Home » Breaking News, Maritime, Ports/Terminals » Higher cargo-handling fees loom at Manila ports

Manila International Container Terminal, operated by International Container Terminal Services, Inc

PORT operators International Container Terminal Services, Inc (ICTSI) and Asian Terminals, Inc (ATI) have filed a petition with the Philippine Ports Authority (PPA) for a 21% increase in cargo-related handling fees at the Manila International Container Terminal and South Harbor, respectively.

In justifying its petition, ICTSI cited its investments in container-handling equipment, information technology upgrades, traffic management system and the high costs of power, diesel and daily wage as reasons for the new arrastre rates.

The same reasons were provided by ATI in a separate paper.

The PPA has formed a team to hear the petition; a public hearing has been set for March 20.

Over two years ago, PPA allowed ICTSI and ATI to hike their cargo-related handling fees by 15% in two tranches – the first 8% increase implemented in May 2009 and the remaining 7% in January 2010.

In addition, PPA had allowed the operators to impose a 17% increase in vessel-related cargo-handling rates also in two tranches — the first 11% in November last year and the balance for application in May this year.

 

Exporters

Meanwhile, Philippine exporters have warned against the proposed increase.

“Of course, we will again be at the losing end because this hike in cargo fees will also create an upward adjustment in prices,” said Rashmi Singh, chief executive officer of Lightworks Resources, Inc. Lightworks makes and exports indoor/outdoor furniture, water features, iconic sculptural pieces, artwall and objets d’art.

But even without the proposed increase, exporters especially in Mindanao and Visayas have already been complaining about the high cost of shipping in the country. Testimonies of food exporters, for example, have proven it is more expensive to ship fruits from Davao to Manila than from Manila to Hong Kong.

Various factors have been identified as the root causes of this age-old problem, including the cabotage principle that restricts international vessels from picking up cargoes from domestic ports, and the conflict of interest seen in the mandate of the PPA. The PPA gains a share from port fee increases by virtue of Letter of Intent 1005-A.

Dennis Orlina, president of the Philippine Chamber of Handicraft Industries, echoed a similar sentiment as Singh’s. He said that at the recent Manila FAME International where Lightworks’ and other Philippine furniture, furnishings and fashion products are exhibited bi-annually, buyers have been pressuring exporters to lower their prices.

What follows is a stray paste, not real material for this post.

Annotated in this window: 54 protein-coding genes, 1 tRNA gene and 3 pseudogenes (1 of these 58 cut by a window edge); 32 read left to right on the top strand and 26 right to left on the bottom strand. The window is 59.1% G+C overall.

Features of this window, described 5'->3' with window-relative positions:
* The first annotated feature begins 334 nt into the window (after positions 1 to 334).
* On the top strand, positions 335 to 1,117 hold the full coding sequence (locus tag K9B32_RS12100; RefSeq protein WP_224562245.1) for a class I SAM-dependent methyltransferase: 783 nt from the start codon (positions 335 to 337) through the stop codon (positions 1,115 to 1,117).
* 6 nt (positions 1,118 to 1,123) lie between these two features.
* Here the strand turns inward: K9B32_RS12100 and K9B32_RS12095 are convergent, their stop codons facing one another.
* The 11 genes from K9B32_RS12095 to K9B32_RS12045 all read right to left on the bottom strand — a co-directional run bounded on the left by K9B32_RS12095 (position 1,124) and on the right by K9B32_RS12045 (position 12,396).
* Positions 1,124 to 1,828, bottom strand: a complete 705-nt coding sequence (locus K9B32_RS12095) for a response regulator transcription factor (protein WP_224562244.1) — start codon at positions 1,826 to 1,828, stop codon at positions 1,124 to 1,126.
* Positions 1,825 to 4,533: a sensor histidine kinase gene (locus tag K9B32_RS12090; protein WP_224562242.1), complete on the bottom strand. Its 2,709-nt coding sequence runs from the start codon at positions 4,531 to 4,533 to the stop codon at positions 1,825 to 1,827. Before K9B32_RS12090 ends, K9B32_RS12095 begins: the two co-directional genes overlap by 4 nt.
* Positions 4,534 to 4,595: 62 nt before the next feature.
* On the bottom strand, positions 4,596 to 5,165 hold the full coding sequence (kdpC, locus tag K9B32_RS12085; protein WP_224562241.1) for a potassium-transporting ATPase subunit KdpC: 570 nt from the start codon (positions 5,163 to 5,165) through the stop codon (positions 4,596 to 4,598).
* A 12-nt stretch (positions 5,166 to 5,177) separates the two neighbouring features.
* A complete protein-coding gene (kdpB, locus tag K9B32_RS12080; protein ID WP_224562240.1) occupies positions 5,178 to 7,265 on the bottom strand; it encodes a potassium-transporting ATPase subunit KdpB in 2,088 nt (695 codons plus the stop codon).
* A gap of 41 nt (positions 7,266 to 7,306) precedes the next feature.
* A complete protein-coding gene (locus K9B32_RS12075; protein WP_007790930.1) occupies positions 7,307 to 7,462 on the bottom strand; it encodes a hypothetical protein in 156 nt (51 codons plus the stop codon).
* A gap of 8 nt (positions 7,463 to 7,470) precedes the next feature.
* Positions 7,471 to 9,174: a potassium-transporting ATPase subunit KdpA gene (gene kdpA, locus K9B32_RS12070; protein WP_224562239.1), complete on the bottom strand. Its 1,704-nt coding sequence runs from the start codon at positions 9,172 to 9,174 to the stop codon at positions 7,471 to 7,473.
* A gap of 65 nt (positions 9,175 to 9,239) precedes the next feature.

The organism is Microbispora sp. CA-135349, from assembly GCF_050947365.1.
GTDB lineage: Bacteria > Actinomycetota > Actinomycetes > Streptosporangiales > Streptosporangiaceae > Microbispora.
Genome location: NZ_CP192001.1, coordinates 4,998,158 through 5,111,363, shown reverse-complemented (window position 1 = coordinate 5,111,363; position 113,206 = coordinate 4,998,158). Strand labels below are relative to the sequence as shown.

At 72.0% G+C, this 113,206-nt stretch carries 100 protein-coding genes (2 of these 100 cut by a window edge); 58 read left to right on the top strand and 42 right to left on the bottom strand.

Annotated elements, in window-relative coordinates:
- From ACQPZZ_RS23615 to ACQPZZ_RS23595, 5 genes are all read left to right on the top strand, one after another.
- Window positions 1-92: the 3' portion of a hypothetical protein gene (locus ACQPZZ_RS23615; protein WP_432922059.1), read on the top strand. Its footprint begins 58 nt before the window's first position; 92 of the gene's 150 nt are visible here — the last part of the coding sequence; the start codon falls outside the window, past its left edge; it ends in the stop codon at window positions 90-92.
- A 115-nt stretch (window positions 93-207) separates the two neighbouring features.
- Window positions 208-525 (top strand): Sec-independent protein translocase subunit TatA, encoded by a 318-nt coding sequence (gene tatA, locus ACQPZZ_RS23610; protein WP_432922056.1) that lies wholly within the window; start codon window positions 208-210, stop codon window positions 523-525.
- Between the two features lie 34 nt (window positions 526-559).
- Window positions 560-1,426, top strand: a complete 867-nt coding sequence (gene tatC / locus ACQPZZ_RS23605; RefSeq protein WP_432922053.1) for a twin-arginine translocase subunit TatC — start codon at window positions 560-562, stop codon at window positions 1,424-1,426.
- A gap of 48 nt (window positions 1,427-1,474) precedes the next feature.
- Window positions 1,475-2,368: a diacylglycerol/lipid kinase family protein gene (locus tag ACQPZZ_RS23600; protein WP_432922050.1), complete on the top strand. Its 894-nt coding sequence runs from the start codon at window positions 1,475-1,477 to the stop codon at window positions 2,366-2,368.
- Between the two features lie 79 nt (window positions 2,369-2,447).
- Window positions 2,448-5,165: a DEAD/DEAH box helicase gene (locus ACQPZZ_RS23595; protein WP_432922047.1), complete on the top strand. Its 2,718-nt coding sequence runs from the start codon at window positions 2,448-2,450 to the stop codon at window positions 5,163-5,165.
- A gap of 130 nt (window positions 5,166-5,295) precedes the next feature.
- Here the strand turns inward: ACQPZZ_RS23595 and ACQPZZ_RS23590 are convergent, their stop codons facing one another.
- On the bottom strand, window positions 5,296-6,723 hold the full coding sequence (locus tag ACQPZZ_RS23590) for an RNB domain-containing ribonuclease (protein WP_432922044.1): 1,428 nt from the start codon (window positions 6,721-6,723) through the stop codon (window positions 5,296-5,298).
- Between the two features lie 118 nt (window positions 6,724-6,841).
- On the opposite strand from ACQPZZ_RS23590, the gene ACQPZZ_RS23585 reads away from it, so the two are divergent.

“We are near breaking point. Margins are already so tiny that there is no more room for price flexibility,” said Orlina. “We are looking at government intervention to address these competitiveness issues if it wants the export industry to hit its growth targets”.

The Philippine Exporters Confederation, Inc. (PHILEXPORT), the umbrella organization of Philippine exporters, has expressed opposition to these fee increases in various fora and position papers.

PHILEXPORT president Sergio R. Ortiz-Luis Jr noted that the industry already faces a number of competitiveness issues, including a strong peso and high energy and labor cost. All these add to current economic problems of major markets, the United States and Europe.

To help address these setbacks, PHILEXPORT works with the Export Development Council (EDC) and National Competitiveness Council to advocate for executive and legislative measures. Among pending bills being pursued are the review of the mandate of the PPA and the computerization of Customs procedures through the Customs Modernization and Tariff Act.

At the Executive level, the EDC and PHILEXPORT have also facilitated the implementation of Executive Order 554 signed by then President Gloria Macapagal-Arroyo eliminating fees and charges imposed on export clearances, inspections, permits, certificates, and other documentation requirements to help exporters and the industry.

Photo courtesy of ICTSI

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